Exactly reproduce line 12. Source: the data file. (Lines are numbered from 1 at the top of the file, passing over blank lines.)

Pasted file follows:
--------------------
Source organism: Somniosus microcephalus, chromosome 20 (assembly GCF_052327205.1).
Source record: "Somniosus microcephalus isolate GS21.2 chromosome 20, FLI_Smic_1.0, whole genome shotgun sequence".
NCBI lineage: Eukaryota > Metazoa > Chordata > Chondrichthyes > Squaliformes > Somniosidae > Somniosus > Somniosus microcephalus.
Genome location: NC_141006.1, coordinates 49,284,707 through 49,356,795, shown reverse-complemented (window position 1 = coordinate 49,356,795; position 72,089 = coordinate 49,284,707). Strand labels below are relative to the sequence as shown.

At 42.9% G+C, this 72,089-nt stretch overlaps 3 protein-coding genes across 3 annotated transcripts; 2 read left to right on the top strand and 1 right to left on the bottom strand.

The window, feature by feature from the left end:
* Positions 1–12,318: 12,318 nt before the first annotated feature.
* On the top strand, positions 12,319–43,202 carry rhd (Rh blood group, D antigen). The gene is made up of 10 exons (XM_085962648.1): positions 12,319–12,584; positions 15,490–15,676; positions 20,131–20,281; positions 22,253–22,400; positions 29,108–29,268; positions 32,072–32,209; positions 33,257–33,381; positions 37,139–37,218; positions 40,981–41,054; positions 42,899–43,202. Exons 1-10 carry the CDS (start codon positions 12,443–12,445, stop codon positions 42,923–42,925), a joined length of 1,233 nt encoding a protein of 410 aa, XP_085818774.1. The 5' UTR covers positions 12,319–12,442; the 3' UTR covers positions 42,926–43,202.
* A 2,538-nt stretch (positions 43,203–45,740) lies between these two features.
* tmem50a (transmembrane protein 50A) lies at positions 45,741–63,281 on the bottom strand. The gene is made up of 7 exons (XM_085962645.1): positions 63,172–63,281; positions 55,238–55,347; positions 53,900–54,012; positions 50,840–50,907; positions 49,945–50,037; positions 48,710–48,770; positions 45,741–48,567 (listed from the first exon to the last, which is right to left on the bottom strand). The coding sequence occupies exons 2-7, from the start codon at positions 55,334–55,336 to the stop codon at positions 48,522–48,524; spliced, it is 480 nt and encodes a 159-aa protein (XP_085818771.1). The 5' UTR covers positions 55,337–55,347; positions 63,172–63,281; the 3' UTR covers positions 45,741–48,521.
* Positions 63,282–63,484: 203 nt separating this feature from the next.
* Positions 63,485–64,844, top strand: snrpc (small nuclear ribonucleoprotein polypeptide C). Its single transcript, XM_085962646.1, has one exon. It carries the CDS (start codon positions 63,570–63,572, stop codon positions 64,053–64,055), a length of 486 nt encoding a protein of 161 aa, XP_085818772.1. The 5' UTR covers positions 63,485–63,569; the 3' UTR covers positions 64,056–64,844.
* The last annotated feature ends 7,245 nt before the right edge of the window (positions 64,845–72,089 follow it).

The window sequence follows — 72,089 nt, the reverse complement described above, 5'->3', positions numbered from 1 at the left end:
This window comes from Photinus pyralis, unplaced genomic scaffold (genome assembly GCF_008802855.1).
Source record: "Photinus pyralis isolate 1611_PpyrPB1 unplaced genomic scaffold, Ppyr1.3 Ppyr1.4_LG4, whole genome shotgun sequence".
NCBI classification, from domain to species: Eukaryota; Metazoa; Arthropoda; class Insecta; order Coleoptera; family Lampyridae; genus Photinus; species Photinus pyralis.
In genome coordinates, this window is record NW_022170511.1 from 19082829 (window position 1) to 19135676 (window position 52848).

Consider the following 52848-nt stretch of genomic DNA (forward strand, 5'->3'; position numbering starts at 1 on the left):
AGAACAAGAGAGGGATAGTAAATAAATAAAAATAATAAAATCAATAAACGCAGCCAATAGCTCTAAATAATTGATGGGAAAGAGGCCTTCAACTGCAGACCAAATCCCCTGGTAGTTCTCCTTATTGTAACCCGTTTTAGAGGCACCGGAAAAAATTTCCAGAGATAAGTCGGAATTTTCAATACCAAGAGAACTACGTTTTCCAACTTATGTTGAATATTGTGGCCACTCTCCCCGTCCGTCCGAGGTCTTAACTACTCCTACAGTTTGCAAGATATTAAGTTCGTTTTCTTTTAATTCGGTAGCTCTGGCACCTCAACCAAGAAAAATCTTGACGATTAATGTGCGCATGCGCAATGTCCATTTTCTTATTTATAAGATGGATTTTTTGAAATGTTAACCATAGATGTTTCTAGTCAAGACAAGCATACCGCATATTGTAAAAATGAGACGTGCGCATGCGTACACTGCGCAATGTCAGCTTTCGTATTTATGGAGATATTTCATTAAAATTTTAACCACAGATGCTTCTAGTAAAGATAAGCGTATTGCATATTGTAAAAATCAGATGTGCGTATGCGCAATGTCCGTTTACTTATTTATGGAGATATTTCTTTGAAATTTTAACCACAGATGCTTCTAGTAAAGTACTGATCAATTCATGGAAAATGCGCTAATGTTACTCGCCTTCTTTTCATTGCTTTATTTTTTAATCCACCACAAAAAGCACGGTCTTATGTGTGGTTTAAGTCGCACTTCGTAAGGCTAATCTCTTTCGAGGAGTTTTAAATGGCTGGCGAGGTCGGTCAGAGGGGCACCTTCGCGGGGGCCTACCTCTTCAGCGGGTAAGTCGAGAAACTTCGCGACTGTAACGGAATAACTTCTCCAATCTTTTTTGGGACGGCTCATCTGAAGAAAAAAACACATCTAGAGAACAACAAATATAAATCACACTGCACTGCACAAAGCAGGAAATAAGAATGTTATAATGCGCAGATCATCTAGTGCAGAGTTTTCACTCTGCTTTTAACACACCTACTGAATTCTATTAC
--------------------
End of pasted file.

* Positions 63,485–64,844, top strand: snrpc (small nuclear ribonucleoprotein polypeptide C). Its single transcript, XM_085962646.1, has one exon. It carries the CDS (start codon positions 63,570–63,572, stop codon positions 64,053–64,055), a length of 486 nt encoding a protein of 161 aa, XP_085818772.1. The 5' UTR covers positions 63,485–63,569; the 3' UTR covers positions 64,056–64,844.